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N. Korea to Resume Reactor Talks

April 3, 2002

SEOUL, South Korea (AP) _ North Korea said Wednesday that it will resume dialogue with a U.S.-led international consortium currently building two nuclear reactors in the isolated, impoverished country.

It was unclear from the communist North’s official Korean Central News Agency’s brief English statement whether North Korea also wants to open dialogue with the U.S. government.

U.S. State Department officials, speaking on condition of anonymity, said the statement appears to refer only to the Korean Peninsula Energy Development Organization, or KEDO, the consortium set up to construct two light-water nuclear reactors in the country.

During contacts in New York last month with North Korean diplomats, U.S. officials proposed that North Korea resume dialogue with Washington as well as the consortium, said the news agency, KCNA.

Quoting an unidentified Foreign Ministry spokesman, KCNA said North Korea ``carefully examined the U.S. side’s position and decided to resume the negotiations, taking its request into consideration.″

Under a 1994 agreement between Washington and Pyongyang, the consortium is building two reactors in the northeastern corner of North Korea.

In that accord, the United States promised those two reactors worth $4.6 billion in return for a freeze on the North’s nuclear facilities suspected of being used to build atomic bombs. The reactors, financed mostly by South Korea and Japan, are not of a type that can produce weapons-grade plutonium.

In New York, Yoichiro Yamada, assistant director for policy affairs for KEDO, said Wednesday that North Korea had contacted the consortium about resuming talks. He said they were working on scheduling a date.

The North made its announcement after a South Korean special envoy, Lim Dong-won, arrived in the country Wednesday to meet Northern leaders and pass on messages from the United States _ including, Lim said, the offer to restart talks.

The Clinton administration held talks with the North, including a visit by Secretary of State Madeleine Albright to the capital, Pyongyang, in October 2000, but President Bush ended the dialogue when he came into office and ordered a policy review.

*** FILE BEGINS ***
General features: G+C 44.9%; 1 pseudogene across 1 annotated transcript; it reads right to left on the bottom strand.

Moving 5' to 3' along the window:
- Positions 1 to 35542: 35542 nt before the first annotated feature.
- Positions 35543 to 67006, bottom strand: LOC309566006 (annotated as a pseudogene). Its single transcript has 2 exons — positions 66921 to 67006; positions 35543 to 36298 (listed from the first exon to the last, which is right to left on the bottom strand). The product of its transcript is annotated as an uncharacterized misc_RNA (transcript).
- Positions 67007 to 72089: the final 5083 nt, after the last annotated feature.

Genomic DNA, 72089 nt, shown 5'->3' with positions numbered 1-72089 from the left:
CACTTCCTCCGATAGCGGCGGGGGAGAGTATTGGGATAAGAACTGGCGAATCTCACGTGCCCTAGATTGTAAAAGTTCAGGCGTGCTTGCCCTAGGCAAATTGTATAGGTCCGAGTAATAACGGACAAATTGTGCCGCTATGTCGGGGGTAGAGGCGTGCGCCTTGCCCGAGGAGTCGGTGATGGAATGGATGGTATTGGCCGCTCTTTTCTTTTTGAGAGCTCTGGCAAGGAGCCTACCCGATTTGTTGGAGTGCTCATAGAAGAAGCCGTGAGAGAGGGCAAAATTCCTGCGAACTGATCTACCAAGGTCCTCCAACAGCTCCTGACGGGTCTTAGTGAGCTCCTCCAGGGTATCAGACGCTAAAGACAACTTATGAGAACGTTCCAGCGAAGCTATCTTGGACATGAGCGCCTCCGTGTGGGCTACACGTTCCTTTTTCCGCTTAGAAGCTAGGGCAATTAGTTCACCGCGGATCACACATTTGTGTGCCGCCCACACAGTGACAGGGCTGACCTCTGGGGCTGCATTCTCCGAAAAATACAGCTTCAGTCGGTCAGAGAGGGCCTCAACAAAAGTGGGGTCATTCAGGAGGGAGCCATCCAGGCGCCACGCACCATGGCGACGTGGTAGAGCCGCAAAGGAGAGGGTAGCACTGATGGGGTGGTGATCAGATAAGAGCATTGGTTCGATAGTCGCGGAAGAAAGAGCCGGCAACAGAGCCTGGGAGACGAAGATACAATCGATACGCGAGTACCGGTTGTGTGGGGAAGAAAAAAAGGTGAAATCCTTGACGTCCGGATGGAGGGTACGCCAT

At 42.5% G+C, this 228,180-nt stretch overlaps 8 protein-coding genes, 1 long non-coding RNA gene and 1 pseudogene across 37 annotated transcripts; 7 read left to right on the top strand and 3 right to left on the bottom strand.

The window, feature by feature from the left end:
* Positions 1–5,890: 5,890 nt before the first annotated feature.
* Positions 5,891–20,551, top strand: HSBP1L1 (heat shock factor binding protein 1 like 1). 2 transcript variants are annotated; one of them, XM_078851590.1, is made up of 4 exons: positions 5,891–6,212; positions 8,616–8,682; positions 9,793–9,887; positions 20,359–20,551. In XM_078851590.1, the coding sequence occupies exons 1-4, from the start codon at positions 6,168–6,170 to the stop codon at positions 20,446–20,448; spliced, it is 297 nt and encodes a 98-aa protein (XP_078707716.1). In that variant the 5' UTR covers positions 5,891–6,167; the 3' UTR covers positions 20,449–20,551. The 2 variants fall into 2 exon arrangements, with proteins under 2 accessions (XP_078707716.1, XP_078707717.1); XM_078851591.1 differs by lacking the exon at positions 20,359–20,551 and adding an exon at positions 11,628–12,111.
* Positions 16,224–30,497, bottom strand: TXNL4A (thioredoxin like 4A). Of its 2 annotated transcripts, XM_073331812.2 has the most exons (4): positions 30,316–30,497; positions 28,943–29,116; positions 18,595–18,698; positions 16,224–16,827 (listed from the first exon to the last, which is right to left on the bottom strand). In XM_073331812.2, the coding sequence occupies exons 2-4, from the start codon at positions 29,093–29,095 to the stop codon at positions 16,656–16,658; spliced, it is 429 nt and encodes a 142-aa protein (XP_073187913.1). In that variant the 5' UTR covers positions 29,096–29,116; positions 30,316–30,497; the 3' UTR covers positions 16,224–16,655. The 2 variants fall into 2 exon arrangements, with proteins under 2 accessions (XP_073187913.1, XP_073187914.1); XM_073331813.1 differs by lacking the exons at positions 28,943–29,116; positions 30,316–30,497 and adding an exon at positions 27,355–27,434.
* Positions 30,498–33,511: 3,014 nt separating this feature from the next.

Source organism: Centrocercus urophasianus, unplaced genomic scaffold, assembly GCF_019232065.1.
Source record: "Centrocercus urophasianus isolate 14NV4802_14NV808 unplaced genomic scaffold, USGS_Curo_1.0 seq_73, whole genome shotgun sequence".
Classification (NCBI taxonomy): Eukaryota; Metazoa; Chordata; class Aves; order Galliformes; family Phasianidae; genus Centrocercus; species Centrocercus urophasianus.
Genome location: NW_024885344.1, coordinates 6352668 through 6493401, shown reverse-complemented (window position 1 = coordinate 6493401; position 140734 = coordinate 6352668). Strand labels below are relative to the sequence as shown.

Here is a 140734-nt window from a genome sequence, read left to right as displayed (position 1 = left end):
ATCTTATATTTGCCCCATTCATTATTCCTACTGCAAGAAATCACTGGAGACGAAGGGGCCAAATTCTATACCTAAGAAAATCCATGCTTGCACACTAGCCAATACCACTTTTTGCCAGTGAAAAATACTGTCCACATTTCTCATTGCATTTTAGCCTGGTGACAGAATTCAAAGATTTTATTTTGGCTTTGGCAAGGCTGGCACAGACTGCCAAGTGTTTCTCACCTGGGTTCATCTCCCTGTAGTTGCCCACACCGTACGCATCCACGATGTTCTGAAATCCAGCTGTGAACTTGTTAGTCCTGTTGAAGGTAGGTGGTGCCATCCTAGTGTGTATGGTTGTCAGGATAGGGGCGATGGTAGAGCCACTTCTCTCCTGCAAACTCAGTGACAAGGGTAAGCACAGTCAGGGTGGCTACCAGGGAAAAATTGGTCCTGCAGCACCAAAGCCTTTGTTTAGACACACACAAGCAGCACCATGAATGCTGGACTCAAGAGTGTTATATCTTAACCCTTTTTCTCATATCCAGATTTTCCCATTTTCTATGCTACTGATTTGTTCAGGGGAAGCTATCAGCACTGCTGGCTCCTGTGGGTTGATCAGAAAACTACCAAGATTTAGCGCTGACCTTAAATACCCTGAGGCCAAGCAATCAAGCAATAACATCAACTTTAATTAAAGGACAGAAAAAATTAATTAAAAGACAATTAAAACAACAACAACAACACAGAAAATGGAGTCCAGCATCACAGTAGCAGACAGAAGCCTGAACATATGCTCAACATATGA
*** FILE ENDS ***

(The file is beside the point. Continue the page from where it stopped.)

In January, Bush branded North Korea as part of ``an axis of evil″ of countries _ including Iran and Iraq _ with ambitions to develop weapons of mass destruction. But the next month, on a visit to South Korea, Bush offered to start talks with the North to discuss ways of ending its alleged weapons program.

KCNA quoted the Foreign Ministry spokesman as saying that during the New York contacts, North Korea underlined that ``groundless slanders against (the North) should not be repeated and, if such things happen, it will regard the U.S. position as deceptive.″

On Wednesday, the White House reaffirmed its willingness to reopen a dialogue with North Korea.

Asked if Bush was willing to stop using the term ``axis of evil″ to describe North Korea, Iran and Iraq, spokesman Ari Fleischer said ``the president will continue to speak out forthrightly about what he sees as ways to make peace throughout the world.

``Our position has always been and will continue to be that we welcome dialogue with North Korea anytime anywhere,″ Fleischer added.

In the New York meetings, U.S. special envoy Jack Pritchard met twice with North Korea’s U.N. mission chief, Pak Kil Yon, and proposed the dialogue resumption.

After the New York talks, South Korean President Kim Dae-jung said he believed that the United States and North Korea were ``moving toward dialogue.″

North Korea has complained of delays in the reactor project. In retaliation, it is denying U.N. inspectors full access to its nuclear laboratories, making it impossible to determine whether it is operating a clandestine weapons program.

On Wednesday, Lim, the South Korean envoy, met in Pyongyang with Kim Yong Sun, a close confidant of leader Kim Jong Il, and was expected to meet the top North Korean leader later during the three-day visit, officials in the South said.

Lim _ a diplomatic and national security adviser for South Korean President Kim _ underlined in his meetings that the North must engage in dialogue with Washington to try to resolve a long-running standoff, Lee Bong-jo, a South Korean official, told journalists in Seoul.

U.S. and South Korean officials believe that North Korea may have extracted enough plutonium for one or two atomic bombs before it froze its facilities under the 1994 agreement.

The North already has stockpiles of up to 5,000 tons of biochemical weapons and is developing a missile that could carry a significant payload to Alaska, Hawaii and parts of the continental United States, U.S. officials say.

U.S. officials also designated North Korea as a major exporter of missile technology to countries such as Iran, Libya, Syria and Egypt.

Lim, the South’s envoy, also urged North Korea to restart projects that the two sides had previously agreed on as part of their own efforts to bring reconciliation on the divided peninsula _ including reunions of separated family members and a cross-border rail line, said Lee, the South Korean official.

The Koreas, divided in 1945, share the world’s most heavily armed border. About 37,000 U.S. troops are stationed in South Korea as a deterrent against North Korea, a legacy of the 1950-53 Korean War.

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